The 66-year-old was victim to a gang of international fraudsters during a high stake card game which started in the holiday capital Kuta.
Consumer Protection has issued a warning to tourists visiting Bali not to get involved in a card game gambling scam after a Baldivis man lost $200,000 to a gang of fraudsters.
The 66-year-old man got involved in the scam in October last year and lost the money over a three month period after also travelling to Johor in Malaysia and Manila in the Philippines.
The man was initially approached by a woman on his way to the Discovery Shopping Mall in Kuta.
After spending two days together the woman invited him to a villa outside of Kuta where other people appeared, one being a supposedly wealthy businessman who liked gambling.
The victim was enticed into playing a card game and initially didn’t have to put in his own money but won $2,000 over a few hands.
The businessman put down a further $55,000 before the victim stopped the game.
It might seem like a scene from the movies, but the victim said a suitcase with $80,000 inside was produced and he was made to believe he was guaranteed a win.
The victim proceeded to put down $57,000 of his own money, which he needed time to produce, so the playing cards were sealed in an envelope so the game could continue at a later date.
The scammers then told the victim his money would be put on a ship headed to Johor in Malaysia.
The 66-year-old travelled to Malaysia in November 2017 to continue the game.
Here he was persuaded to invest another $50,000 as the stakes in the game rose.
The game then moved on to Manila in the Philippines in January this year where the victim invests a further $100,000 of his own money believing he had a guaranteed prospect of doubling his money.
After handing over the final payment to two members of the gang at a fast food store in Manila, the men disappeared to the bathroom before fleeing the scene.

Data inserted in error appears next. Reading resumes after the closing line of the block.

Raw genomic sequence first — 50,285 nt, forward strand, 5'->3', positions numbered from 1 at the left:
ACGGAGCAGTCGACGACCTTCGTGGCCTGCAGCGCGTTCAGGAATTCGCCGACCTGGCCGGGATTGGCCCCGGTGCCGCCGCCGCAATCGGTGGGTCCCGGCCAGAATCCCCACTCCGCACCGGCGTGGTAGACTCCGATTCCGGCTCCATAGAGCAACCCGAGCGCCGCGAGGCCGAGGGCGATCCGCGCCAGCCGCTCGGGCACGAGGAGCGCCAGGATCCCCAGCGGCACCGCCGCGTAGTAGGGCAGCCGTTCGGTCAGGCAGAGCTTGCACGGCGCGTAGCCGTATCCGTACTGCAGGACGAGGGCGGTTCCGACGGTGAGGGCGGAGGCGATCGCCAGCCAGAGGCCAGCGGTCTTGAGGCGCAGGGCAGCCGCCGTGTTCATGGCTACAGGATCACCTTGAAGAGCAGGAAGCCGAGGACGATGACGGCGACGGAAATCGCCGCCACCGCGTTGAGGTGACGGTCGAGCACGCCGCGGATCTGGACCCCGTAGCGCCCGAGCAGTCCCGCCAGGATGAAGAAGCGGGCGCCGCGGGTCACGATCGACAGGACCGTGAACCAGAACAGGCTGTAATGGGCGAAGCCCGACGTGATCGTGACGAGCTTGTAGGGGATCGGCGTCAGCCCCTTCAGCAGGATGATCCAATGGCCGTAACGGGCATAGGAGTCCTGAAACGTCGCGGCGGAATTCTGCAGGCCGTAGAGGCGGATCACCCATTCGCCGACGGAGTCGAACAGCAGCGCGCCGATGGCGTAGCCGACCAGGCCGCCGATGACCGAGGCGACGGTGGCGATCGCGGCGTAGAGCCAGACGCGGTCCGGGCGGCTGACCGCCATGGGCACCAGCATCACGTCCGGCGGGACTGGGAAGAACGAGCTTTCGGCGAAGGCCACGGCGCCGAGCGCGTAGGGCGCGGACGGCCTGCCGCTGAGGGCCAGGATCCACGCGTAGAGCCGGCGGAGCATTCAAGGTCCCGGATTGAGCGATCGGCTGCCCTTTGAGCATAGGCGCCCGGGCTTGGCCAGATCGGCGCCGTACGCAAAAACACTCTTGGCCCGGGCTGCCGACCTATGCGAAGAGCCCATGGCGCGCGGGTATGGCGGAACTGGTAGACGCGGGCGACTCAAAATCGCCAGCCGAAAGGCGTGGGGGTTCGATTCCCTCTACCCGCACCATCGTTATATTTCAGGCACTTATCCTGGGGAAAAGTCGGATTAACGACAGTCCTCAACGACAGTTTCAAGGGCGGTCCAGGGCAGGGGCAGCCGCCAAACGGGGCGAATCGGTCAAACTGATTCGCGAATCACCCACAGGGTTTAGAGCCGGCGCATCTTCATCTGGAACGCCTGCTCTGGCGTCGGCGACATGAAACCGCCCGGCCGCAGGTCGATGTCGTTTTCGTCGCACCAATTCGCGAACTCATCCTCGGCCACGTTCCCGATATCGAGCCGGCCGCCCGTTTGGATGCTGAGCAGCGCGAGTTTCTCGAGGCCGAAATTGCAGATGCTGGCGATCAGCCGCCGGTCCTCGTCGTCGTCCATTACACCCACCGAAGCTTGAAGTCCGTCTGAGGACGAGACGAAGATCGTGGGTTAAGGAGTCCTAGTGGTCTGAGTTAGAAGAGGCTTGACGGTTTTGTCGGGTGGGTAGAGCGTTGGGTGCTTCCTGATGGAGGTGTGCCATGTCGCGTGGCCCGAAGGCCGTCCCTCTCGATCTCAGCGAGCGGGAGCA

The victim has had no contact with the men since.
Acting Commissioner for Consumer Protection Penny Lipscombe said it has been many years since reports of this scam have been received, but it appears the scammers are back in business.
“The scenario in this case is identical to the previous reports we have received. Victims are duped into believing that they have a winning hand and it’s impossible to lose so this entices them to invest more of their money into the game,” she said.
“An important part of the scam is building a relationship with the victim, so they trust the perpetrators and believe that they will win a fortune on a hand that can’t lose.
"But in the end the money is lost and, in this case, a senior member of our community has handed over his life’s savings."
Ms Lipscombe said people planning on travelling overseas should take the story as a cautionary tale.
“We strongly advise anyone going overseas not to get involved in these games as tempting as the proposition may be at the time. The perpetrators are professional criminals so won’t take no for an answer and put enormous pressure on their victims to take part," she said.
"Once the game begins and money is invested, the victim thinks they have no choice but to play along as the stakes get higher.
“These fraudsters who are preying on unsuspecting tourists are probably part of an international organised crime gang so they are not the type of people anyone wants to get involved with, and victims could also be putting their safety at risk.”